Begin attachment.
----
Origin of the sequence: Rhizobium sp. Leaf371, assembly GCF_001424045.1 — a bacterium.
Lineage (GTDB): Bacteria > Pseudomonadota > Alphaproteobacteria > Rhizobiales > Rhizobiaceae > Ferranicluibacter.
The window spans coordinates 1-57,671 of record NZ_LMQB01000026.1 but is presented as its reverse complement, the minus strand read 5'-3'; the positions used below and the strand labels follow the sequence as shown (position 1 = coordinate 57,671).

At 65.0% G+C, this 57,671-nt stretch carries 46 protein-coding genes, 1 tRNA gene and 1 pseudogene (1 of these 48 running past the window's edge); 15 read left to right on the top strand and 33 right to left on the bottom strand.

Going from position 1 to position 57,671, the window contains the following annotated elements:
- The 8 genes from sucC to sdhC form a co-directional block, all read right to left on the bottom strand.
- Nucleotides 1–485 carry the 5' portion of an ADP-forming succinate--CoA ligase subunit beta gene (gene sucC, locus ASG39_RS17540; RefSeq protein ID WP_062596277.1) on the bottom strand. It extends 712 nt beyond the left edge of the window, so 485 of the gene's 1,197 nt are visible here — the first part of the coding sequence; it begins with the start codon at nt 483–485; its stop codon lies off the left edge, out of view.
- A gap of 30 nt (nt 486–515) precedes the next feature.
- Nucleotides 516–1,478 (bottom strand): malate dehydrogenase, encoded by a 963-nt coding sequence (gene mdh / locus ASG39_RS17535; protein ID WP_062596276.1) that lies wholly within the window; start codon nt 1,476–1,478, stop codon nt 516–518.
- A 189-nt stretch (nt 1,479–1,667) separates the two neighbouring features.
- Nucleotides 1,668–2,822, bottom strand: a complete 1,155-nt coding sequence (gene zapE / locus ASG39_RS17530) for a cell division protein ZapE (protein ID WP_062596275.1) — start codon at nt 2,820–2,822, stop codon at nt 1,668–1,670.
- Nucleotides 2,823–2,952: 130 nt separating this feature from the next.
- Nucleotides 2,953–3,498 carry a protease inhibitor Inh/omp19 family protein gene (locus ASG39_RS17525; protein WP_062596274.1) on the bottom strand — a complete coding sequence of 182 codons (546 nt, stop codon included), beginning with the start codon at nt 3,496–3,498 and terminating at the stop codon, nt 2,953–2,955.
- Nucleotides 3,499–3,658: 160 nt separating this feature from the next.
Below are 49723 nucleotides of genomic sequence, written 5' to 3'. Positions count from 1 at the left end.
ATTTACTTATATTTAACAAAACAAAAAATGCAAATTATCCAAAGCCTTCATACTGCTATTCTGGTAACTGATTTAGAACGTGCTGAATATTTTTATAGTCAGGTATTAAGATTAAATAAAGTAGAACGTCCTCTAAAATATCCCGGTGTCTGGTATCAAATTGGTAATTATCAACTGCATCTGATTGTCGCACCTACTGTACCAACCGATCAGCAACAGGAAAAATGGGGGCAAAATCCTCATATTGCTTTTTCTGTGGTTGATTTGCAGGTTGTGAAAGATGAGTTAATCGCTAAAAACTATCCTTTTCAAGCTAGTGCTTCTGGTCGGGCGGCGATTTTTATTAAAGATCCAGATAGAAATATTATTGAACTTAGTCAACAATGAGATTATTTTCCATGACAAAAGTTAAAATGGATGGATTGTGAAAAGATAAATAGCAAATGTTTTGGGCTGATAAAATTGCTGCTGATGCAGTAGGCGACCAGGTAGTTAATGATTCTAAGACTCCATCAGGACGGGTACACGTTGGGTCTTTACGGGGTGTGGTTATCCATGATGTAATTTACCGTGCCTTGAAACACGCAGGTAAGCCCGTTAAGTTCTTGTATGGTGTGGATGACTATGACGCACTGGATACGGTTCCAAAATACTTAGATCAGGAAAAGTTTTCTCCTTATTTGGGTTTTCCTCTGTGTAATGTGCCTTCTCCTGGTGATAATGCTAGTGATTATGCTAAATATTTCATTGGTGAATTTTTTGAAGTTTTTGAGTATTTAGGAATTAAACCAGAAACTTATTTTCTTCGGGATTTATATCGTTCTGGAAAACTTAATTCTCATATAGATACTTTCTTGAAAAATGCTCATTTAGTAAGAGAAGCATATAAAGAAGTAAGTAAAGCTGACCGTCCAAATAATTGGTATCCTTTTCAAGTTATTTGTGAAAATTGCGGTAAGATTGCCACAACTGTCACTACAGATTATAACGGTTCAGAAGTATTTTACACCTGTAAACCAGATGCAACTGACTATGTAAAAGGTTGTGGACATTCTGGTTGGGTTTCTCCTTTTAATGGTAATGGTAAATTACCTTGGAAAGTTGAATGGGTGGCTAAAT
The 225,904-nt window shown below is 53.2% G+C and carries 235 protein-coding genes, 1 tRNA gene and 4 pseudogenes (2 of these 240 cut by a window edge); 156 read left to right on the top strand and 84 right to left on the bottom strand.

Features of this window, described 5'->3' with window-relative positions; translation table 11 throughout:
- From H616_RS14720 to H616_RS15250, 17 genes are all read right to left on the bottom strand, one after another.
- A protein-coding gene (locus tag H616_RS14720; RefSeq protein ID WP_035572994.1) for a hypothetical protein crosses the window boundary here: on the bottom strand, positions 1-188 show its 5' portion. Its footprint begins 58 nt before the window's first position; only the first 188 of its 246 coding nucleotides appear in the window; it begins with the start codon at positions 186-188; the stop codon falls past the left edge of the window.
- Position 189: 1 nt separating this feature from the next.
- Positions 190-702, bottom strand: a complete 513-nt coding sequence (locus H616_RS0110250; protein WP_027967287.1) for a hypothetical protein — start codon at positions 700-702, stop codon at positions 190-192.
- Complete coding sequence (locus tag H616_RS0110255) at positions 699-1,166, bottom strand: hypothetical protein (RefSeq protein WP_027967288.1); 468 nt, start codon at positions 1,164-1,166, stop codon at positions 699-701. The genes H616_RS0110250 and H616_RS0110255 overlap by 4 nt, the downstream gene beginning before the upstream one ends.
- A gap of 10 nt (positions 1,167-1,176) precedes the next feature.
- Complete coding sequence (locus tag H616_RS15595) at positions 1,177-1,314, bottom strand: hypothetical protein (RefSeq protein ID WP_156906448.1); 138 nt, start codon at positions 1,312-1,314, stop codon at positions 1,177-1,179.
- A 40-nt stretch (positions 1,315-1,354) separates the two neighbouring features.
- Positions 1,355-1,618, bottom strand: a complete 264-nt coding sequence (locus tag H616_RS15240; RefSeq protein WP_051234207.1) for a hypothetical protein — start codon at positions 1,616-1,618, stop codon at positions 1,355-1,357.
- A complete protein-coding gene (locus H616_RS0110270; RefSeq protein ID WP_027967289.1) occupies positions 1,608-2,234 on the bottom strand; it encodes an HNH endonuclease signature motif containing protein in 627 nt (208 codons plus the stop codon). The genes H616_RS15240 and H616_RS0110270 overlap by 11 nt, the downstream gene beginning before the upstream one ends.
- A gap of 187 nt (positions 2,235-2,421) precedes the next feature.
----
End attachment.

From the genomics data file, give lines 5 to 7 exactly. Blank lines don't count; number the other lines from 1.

Going from position 1 to position 57,671, the window contains the following annotated elements:
- The 8 genes from sucC to sdhC form a co-directional block, all read right to left on the bottom strand.
- Nucleotides 1–485 carry the 5' portion of an ADP-forming succinate--CoA ligase subunit beta gene (gene sucC, locus ASG39_RS17540; RefSeq protein ID WP_062596277.1) on the bottom strand. It extends 712 nt beyond the left edge of the window, so 485 of the gene's 1,197 nt are visible here — the first part of the coding sequence; it begins with the start codon at nt 483–485; its stop codon lies off the left edge, out of view.